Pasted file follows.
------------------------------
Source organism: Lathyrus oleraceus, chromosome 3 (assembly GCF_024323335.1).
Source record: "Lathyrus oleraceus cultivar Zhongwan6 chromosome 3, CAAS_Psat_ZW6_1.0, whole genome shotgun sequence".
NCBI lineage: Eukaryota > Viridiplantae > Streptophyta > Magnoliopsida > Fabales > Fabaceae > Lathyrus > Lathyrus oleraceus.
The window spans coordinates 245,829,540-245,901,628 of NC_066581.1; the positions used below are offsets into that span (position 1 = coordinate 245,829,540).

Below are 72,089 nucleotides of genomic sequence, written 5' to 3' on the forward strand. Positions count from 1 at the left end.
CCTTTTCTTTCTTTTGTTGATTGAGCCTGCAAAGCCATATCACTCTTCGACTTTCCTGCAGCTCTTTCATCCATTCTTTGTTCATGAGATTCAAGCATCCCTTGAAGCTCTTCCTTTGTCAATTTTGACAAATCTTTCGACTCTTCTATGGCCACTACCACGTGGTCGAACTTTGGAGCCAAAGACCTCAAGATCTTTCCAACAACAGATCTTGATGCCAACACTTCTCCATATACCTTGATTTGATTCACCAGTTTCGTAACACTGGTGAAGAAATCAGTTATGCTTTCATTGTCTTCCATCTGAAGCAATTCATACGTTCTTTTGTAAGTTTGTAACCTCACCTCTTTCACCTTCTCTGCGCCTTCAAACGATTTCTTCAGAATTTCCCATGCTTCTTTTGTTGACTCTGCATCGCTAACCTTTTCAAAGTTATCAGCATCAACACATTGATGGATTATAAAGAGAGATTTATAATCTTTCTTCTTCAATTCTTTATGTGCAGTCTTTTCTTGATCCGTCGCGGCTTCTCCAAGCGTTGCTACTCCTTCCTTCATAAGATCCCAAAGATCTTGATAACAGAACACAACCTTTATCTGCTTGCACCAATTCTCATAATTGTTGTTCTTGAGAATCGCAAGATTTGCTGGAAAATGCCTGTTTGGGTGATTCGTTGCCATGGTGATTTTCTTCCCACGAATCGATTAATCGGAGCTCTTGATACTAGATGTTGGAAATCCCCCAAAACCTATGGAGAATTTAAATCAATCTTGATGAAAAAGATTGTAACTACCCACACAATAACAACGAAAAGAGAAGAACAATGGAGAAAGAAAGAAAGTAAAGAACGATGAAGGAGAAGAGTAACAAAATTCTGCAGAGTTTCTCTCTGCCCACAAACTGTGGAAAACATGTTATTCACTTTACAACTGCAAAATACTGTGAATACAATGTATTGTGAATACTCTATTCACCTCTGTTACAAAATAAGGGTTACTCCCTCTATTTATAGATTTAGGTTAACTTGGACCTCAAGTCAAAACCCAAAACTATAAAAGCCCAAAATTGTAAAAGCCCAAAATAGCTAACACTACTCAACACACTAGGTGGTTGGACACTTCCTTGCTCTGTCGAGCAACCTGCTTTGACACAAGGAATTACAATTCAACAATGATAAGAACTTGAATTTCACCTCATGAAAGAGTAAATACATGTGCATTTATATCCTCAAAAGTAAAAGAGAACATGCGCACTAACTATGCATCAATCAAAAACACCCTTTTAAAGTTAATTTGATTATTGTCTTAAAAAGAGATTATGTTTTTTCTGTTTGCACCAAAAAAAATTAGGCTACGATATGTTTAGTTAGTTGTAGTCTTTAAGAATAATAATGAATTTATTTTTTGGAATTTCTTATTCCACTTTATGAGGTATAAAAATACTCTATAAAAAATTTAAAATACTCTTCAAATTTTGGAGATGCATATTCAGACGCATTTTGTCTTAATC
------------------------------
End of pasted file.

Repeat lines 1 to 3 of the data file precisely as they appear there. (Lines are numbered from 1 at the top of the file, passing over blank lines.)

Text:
Source organism: Lathyrus oleraceus, chromosome 3 (assembly GCF_024323335.1).
Source record: "Lathyrus oleraceus cultivar Zhongwan6 chromosome 3, CAAS_Psat_ZW6_1.0, whole genome shotgun sequence".
NCBI lineage: Eukaryota > Viridiplantae > Streptophyta > Magnoliopsida > Fabales > Fabaceae > Lathyrus > Lathyrus oleraceus.